Saturday, June 18, 2011
Theoneste and his beautiful wife run this catch-up school for street kids. When Theoneste first began following the call of God and his heart in educating a generation wandering the lonely and dangerous street during the school day, there was no building- just a dream and a handful of kids who had lost everything.
At our visit, the school boasts three classrooms and some administrative space. A few years ago funding materialized to build the present facility. As a man of vision and faith, Theoneste knew his school needed three classrooms, so he laid a fitting foundation, knowing he would run out of money before there was a roof. As a testament to his faith, there is an obvious seam two-thirds of the way up the wall, where completion of the school had waited for the rest of the necessary finances, which eventually came.
We had the privilege of visiting each of the classrooms, where bright-eyed students stood to greet us in crisp English. On the chalkboards there was evidence of geometry, physics, and grammar. In one of the rooms, a member of our team shared from his heart about his brave son, who had cheated death and overcome seemingly insurmountable odds in his pursuit of life, dignity and education. The students leaned into the story and I saw a few of them crying.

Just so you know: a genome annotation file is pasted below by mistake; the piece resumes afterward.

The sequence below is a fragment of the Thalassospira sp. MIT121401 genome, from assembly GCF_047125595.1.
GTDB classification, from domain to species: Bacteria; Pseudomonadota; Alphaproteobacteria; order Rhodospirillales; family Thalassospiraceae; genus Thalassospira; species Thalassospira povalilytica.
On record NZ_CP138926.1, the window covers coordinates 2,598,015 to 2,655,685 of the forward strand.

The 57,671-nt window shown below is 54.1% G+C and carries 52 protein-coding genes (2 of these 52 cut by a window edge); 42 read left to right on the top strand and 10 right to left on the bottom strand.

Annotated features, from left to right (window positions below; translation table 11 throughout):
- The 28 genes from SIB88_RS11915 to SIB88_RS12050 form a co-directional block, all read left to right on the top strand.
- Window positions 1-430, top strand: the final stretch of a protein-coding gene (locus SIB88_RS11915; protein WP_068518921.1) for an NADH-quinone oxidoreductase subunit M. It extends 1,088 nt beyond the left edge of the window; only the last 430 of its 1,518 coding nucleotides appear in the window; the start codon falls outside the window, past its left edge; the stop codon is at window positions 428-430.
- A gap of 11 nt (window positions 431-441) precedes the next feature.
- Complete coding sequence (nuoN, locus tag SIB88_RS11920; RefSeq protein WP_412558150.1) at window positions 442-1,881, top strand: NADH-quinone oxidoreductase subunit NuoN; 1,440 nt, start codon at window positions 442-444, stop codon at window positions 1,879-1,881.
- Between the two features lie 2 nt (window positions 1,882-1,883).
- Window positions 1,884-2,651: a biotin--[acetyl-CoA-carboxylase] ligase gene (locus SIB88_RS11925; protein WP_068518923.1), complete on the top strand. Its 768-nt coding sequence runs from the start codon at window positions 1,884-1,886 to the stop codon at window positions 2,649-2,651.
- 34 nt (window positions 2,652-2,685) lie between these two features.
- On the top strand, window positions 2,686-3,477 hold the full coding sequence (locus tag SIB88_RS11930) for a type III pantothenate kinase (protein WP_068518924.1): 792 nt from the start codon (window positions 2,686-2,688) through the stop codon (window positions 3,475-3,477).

These kids, many born after the genocide, have nonetheless been sucked under by its destructive wake. The obstacles before them are real - casting long, hungry shadows, eager to swallow them at every turn. They could relate to the pain of the young man’s life story. They were also ready to hear its corresponding message of hope and dignity. When the speaker shared, through tears, that these students reminded him of his son, there was a ripple of moist-eyed smiles and a visible straightening of collective shoulders.
Thank you, Lord, for Theoneste and his wife and the three brick rooms of educational promise provided for the students who find refuge there. And thank you for our friend, and his son, and the ways that you are able to thread our joys and sorrows with those of even our youngest brothers and sisters around the globe.